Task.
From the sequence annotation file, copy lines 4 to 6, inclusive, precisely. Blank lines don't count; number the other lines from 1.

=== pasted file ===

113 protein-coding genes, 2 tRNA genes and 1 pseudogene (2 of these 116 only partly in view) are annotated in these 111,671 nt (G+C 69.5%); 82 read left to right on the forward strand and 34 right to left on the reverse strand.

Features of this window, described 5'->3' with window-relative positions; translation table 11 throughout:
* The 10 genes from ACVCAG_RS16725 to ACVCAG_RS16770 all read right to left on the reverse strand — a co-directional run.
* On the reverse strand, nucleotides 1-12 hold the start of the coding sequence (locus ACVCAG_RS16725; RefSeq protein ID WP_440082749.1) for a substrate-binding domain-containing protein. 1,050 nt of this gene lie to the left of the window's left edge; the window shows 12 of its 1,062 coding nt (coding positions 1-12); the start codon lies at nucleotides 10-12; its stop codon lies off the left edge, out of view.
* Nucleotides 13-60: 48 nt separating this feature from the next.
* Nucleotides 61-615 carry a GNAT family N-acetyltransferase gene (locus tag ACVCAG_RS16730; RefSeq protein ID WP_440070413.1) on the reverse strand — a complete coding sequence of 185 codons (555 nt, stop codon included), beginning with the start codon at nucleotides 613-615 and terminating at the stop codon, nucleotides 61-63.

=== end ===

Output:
* On the reverse strand, nucleotides 1-12 hold the start of the coding sequence (locus ACVCAG_RS16725; RefSeq protein ID WP_440082749.1) for a substrate-binding domain-containing protein. 1,050 nt of this gene lie to the left of the window's left edge; the window shows 12 of its 1,062 coding nt (coding positions 1-12); the start codon lies at nucleotides 10-12; its stop codon lies off the left edge, out of view.
* Nucleotides 13-60: 48 nt separating this feature from the next.
* Nucleotides 61-615 carry a GNAT family N-acetyltransferase gene (locus tag ACVCAG_RS16730; RefSeq protein ID WP_440070413.1) on the reverse strand — a complete coding sequence of 185 codons (555 nt, stop codon included), beginning with the start codon at nucleotides 613-615 and terminating at the stop codon, nucleotides 61-63.